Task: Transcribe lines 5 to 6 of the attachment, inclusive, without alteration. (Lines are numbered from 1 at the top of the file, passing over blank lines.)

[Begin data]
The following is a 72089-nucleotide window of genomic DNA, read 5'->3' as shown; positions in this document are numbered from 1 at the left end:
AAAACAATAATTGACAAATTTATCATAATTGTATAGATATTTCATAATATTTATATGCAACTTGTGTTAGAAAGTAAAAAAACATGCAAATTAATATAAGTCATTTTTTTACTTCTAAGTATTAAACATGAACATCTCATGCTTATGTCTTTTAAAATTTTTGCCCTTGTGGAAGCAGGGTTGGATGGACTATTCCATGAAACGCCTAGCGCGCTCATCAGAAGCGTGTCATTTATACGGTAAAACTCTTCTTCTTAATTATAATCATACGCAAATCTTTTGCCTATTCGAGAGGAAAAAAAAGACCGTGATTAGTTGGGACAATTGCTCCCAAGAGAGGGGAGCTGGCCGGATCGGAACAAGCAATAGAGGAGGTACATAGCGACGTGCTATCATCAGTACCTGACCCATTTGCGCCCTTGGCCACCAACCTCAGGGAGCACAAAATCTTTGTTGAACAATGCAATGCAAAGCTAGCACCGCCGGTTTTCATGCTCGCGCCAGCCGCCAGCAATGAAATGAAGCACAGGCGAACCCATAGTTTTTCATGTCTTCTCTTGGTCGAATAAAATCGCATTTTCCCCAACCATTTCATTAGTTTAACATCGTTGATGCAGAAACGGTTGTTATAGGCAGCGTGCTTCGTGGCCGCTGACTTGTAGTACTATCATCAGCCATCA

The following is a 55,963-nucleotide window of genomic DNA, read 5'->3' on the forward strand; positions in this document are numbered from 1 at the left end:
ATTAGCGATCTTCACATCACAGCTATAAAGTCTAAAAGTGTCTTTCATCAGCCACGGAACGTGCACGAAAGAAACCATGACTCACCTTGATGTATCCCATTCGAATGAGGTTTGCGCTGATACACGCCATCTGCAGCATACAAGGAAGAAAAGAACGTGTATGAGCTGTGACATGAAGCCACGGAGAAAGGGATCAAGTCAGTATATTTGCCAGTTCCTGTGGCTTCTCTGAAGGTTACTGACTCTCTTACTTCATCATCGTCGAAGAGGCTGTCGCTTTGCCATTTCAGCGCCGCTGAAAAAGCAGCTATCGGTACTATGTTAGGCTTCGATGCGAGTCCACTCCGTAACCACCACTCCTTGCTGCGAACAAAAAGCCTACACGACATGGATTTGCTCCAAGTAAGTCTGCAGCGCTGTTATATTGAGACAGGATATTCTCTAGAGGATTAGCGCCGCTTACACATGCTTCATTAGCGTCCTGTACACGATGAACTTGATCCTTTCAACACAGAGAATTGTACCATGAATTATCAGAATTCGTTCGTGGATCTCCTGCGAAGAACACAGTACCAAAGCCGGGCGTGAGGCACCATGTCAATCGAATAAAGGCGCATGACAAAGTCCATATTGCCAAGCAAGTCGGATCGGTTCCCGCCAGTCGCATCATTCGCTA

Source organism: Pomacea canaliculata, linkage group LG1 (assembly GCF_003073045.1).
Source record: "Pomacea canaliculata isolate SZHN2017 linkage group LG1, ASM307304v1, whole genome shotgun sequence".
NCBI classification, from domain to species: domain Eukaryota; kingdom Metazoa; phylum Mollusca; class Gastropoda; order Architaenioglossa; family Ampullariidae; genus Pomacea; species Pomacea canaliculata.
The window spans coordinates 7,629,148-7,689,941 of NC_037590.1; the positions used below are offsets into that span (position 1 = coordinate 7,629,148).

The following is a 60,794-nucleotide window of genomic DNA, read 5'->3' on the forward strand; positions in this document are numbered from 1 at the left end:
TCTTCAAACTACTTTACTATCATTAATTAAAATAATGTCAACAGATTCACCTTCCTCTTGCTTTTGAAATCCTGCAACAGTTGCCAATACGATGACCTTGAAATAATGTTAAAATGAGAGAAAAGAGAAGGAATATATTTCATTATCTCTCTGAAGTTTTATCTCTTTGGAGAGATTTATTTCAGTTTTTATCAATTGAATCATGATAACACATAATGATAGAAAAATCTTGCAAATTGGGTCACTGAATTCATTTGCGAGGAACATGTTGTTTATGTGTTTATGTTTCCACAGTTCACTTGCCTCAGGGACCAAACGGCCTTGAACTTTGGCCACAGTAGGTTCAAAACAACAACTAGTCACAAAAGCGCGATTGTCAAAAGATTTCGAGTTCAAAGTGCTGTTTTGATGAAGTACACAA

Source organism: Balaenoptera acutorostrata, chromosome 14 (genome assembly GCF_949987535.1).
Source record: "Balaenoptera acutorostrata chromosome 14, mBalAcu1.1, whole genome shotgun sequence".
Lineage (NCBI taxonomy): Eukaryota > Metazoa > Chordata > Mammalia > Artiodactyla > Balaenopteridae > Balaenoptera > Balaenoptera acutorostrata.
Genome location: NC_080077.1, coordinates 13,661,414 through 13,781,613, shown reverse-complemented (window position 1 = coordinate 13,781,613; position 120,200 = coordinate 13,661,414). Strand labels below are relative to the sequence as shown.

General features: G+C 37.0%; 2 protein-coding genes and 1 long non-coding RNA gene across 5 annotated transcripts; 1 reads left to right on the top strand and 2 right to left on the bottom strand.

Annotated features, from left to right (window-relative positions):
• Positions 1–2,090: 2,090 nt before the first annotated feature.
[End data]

Source organism: Pomacea canaliculata, linkage group LG1 (assembly GCF_003073045.1).
Source record: "Pomacea canaliculata isolate SZHN2017 linkage group LG1, ASM307304v1, whole genome shotgun sequence".